The most substantial of Southern's four articles on fashion, "On Fashions in Physic," elaborates the way in which his own time has seen the triumph of fashion in all spheres, including the medical world with all its facets and participants, not least women. The first thing Southern achieves in this essay is to expose comprehensively the workings of the medical market in relation to fashionable diseases, from patient demand to money-making doctors, apothecaries, and quacks. He also takes aim at profitable treatments, which in turn included places of treatment like fashionable spas. As we will see later, in some senses the much-satirized "Lady Bountifuls" fell outside of the more masculine professional system of consumer medicine, which ironically diverted attention from male malpractice and misuse of fashionable diseases.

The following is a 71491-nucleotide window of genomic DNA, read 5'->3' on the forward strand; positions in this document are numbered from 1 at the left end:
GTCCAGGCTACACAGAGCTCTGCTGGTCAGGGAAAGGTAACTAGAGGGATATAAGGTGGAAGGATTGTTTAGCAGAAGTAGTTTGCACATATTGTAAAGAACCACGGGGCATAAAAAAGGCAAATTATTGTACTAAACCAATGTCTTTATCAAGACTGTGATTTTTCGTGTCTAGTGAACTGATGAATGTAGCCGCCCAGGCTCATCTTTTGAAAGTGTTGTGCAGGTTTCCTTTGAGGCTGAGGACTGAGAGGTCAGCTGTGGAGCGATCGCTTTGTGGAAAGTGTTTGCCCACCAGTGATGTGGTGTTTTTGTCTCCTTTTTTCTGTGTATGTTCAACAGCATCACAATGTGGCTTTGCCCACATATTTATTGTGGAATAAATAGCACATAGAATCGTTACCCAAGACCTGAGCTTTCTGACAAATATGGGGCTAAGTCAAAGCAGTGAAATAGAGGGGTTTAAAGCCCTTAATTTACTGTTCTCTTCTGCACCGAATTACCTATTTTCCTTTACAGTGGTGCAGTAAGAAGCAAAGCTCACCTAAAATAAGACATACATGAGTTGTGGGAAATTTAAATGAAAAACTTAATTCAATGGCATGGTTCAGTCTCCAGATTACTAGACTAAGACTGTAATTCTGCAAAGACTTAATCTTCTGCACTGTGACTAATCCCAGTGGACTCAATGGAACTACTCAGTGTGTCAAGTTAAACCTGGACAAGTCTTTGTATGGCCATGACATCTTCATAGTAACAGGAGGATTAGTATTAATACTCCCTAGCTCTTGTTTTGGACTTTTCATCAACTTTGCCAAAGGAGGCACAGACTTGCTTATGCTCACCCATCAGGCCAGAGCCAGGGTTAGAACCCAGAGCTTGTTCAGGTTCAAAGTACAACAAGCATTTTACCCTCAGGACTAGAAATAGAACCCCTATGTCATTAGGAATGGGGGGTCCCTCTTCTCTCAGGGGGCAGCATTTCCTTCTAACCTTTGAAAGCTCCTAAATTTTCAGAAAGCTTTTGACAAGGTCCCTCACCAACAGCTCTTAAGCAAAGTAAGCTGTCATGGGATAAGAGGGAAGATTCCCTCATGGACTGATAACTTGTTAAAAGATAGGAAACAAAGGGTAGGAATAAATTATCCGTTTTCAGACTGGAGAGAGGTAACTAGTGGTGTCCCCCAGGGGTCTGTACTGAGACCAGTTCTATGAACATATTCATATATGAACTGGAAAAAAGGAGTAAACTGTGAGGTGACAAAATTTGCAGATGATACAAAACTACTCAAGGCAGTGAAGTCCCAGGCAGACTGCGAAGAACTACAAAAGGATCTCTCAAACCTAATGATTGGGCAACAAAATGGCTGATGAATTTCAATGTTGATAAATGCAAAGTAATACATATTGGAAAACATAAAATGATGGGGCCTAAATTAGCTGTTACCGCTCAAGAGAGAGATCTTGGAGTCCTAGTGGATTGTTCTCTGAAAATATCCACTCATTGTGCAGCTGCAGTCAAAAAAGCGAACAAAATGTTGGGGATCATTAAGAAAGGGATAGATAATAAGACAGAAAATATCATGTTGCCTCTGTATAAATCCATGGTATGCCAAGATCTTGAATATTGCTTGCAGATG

Southern begins with the diseases themselves and, inevitably, he turns to the group dominating much of the eighteenth century: "all the disorders which have no name … called nervous—when something or other had fallen on the nerves—when the nerves were unstrung, strung, relaxed and so on."52 These illnesses are "that endless tribe of troubles which besets the higher orders of society very conspicuously, the female part of it more conspicuously still" (178). The fact that men were plagued by nervous disorders quite as much as women (as Micale has argued in Hysterical Men) is ignored: this is clearly a disease of effeminacy and luxury, and the middle-class satirist sees no difficulty in condemning the fashionable lifestyles of the upper orders in the manner of Samuel-Auguste Tissot's On the Disorders of People of Fashion (1766).53 Southern rapidly expands this Adair-like description of nervous disorders to the whole nervously fashionable world, which incorporates pretty well all parties: "And when nerves were the fashion, every body [sic] had the nerves and nervous disorders; and took nervous medicines; and physicians wrote books on nervous complaints; and all the people swallowed caster, camphor, asafoetida, galbanum, musk, valerian, opium, aether, juleps, and heaven knows [End Page 367] what more. These were the fashionable remedies: every one was in the fashion, in the remedies as in the diseases."54 A whole system of fashionable disease is encapsulated in this short paragraph: patients appear to acquire the nerves, physicians encourage and legitimate the process by writing medical books on the subject, and patients eagerly consume the treatments manufactured for them by the apothecaries and the eighteenth-century drug industry and medical market (spas amongst them, though Southern does not mention them here). Everyone, as he points out, is "in" the fashion, immersed in a process of fashionable disease from which there is no escape—at least until the next fashion. To nobody's surprise, this is what happens next: "Lo, and behold, the nerves have vanished!" (178). All the old remedies are out of date: "nobody reads Whytt; nobody complains of nerves; nobody cares for nerves" (179). Fashionable diseases are not a static phenomenon, not framed at one moment in time: they are enmeshed with a whole fashion system of medicine, a system which, by its very nature, is a developing narrative consisting of different "characters," different actors, different elements, a spiraling plot in which change is guaranteed and necessary, but does not repeat itself exactly. One cannot understand a fashionable disease without examining its treatments, its sufferers, its healthcare professionals (or possibly un-professionals), its carers, its past history (sometimes going back to classical civilization), its literary and artistic mythology (if it has one), and so on.55